If there are several clocks running on a shelf with similar pendulum lengths , and the shelf appears solid it still may be possible that the clocks on this shelf will transfer energy back and forth. The result may not be just stoppage. One or both of the clocks may not keep time or may be un-regulatable because they will affect each other.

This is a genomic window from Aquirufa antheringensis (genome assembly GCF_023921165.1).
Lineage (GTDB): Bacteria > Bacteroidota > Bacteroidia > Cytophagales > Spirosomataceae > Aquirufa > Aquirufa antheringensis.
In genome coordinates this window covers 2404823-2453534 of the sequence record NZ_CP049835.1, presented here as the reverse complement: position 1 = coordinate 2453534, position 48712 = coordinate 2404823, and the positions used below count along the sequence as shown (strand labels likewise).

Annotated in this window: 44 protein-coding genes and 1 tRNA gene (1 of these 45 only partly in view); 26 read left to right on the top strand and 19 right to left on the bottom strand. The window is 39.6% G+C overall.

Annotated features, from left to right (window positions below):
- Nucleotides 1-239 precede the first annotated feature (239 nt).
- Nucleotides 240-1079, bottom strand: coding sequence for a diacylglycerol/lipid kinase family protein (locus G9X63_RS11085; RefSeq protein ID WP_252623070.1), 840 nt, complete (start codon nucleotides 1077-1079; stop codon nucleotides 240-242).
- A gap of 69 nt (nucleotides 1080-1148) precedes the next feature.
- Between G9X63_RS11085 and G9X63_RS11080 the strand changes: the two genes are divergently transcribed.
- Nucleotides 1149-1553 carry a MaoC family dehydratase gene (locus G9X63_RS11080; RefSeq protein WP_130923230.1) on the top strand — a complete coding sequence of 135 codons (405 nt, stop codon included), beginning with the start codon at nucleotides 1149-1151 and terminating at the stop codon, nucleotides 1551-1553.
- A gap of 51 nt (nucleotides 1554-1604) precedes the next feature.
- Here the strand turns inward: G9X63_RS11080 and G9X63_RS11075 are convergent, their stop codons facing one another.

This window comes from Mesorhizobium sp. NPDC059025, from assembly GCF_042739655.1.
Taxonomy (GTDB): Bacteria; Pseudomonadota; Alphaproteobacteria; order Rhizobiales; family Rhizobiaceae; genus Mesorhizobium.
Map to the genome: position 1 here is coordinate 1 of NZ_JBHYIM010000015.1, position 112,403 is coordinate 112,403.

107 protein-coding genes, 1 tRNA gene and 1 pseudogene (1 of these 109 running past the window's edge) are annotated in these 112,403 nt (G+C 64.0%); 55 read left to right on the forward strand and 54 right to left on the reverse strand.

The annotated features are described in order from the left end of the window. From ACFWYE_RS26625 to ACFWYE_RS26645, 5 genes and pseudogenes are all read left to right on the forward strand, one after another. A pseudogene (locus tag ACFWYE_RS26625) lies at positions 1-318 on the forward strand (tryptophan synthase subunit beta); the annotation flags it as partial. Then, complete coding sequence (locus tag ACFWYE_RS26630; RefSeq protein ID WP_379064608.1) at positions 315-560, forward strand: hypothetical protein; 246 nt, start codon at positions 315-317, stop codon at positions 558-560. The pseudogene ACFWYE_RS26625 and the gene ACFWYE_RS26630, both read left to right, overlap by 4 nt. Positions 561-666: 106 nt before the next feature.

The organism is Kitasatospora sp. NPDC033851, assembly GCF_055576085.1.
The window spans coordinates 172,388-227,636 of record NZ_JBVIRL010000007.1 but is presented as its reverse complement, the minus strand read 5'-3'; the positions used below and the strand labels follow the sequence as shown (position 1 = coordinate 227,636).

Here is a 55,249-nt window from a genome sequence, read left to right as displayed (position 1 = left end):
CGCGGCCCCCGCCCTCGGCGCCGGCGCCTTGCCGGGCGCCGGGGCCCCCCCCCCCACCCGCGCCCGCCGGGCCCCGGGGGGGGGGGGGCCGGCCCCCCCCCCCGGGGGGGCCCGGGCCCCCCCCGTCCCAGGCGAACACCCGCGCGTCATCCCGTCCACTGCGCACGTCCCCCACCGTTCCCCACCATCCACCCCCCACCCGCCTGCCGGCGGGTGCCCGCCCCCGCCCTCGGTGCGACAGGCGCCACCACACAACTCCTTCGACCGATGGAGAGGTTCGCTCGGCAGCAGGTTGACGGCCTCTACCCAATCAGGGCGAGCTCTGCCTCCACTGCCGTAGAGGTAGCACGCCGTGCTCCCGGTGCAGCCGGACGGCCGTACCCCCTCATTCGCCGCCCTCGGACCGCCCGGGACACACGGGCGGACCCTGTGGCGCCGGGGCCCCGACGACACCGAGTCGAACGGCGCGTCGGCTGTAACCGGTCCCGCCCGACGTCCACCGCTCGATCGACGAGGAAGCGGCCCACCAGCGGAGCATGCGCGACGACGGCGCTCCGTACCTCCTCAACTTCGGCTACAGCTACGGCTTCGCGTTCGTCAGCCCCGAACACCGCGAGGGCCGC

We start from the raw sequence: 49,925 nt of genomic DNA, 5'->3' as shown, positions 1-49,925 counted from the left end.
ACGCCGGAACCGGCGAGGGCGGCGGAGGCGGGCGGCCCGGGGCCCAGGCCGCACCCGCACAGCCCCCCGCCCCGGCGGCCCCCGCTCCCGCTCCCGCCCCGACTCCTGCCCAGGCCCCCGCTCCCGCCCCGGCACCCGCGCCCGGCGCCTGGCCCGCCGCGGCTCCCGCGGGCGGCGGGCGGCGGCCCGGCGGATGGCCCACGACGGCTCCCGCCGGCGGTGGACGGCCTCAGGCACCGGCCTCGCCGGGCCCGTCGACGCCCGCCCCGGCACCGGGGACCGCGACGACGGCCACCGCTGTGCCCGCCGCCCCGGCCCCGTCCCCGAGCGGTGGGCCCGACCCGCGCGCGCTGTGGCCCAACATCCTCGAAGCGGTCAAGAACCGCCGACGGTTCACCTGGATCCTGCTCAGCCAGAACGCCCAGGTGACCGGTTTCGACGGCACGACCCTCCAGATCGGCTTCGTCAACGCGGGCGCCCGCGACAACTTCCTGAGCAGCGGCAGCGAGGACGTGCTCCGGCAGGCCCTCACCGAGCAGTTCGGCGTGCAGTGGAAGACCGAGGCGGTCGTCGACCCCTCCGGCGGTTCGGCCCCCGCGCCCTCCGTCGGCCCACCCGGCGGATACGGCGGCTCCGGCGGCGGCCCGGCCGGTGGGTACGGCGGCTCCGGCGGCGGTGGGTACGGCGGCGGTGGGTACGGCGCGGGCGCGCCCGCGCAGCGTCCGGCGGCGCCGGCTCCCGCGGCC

Sympathetic vibration may be demonstrated by a little device with weights and strings. Suspend 2 weights ( at least 8 ounces ; fishing weights would work nicely ) from a small frame like a scale model of a swing set with strings. Make the strings the same length. Start one weight swinging and very soon the other one will be swinging, and the first one will be stopped. This is sympathic viabration. The less solid your frame the quicker the energy will bea transferred. The frequency with which the energy is transfered back and forth ( the weights will start and stop alternately) is related to the length of the strings and the amount of friction present and the time it takes to transfer the energy.